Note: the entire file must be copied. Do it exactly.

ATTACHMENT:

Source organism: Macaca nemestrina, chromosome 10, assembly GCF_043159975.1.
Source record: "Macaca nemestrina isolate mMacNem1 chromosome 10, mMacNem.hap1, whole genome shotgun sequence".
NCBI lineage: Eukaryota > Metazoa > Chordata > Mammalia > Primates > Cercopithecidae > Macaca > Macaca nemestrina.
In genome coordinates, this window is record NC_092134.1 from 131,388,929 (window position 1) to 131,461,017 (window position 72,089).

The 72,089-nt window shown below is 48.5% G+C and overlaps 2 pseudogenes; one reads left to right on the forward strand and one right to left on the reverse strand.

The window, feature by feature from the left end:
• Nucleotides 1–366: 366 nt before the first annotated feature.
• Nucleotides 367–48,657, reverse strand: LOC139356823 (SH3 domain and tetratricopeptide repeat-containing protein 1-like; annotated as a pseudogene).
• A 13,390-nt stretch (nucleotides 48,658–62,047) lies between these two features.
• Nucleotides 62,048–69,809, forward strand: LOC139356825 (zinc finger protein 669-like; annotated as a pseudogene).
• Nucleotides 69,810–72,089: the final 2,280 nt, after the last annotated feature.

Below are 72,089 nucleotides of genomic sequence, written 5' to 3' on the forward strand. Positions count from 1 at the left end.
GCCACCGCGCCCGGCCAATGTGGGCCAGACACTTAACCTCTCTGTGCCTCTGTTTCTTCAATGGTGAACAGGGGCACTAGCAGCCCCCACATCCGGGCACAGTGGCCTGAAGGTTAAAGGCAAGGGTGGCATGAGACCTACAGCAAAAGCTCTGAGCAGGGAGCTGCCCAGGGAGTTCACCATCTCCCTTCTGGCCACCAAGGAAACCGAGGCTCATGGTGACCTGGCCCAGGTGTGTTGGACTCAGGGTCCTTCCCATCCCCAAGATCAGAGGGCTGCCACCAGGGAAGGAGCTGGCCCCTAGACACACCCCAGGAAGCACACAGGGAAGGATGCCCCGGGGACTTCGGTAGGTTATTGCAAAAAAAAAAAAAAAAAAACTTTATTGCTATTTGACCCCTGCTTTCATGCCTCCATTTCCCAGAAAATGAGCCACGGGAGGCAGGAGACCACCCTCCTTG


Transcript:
Source organism: Macaca nemestrina, chromosome 10, assembly GCF_043159975.1.
Source record: "Macaca nemestrina isolate mMacNem1 chromosome 10, mMacNem.hap1, whole genome shotgun sequence".
NCBI lineage: Eukaryota > Metazoa > Chordata > Mammalia > Primates > Cercopithecidae > Macaca > Macaca nemestrina.
In genome coordinates, this window is record NC_092134.1 from 131,388,929 (window position 1) to 131,461,017 (window position 72,089).

The 72,089-nt window shown below is 48.5% G+C and overlaps 2 pseudogenes; one reads left to right on the forward strand and one right to left on the reverse strand.

The window, feature by feature from the left end:
• Nucleotides 1–366: 366 nt before the first annotated feature.
• Nucleotides 367–48,657, reverse strand: LOC139356823 (SH3 domain and tetratricopeptide repeat-containing protein 1-like; annotated as a pseudogene).
• A 13,390-nt stretch (nucleotides 48,658–62,047) lies between these two features.
• Nucleotides 62,048–69,809, forward strand: LOC139356825 (zinc finger protein 669-like; annotated as a pseudogene).
• Nucleotides 69,810–72,089: the final 2,280 nt, after the last annotated feature.

Below are 72,089 nucleotides of genomic sequence, written 5' to 3' on the forward strand. Positions count from 1 at the left end.
GCCACCGCGCCCGGCCAATGTGGGCCAGACACTTAACCTCTCTGTGCCTCTGTTTCTTCAATGGTGAACAGGGGCACTAGCAGCCCCCACATCCGGGCACAGTGGCCTGAAGGTTAAAGGCAAGGGTGGCATGAGACCTACAGCAAAAGCTCTGAGCAGGGAGCTGCCCAGGGAGTTCACCATCTCCCTTCTGGCCACCAAGGAAACCGAGGCTCATGGTGACCTGGCCCAGGTGTGTTGGACTCAGGGTCCTTCCCATCCCCAAGATCAGAGGGCTGCCACCAGGGAAGGAGCTGGCCCCTAGACACACCCCAGGAAGCACACAGGGAAGGATGCCCCGGGGACTTCGGTAGGTTATTGCAAAAAAAAAAAAAAAAAAACTTTATTGCTATTTGACCCCTGCTTTCATGCCTCCATTTCCCAGAAAATGAGCCACGGGAGGCAGGAGACCACCCTCCTTG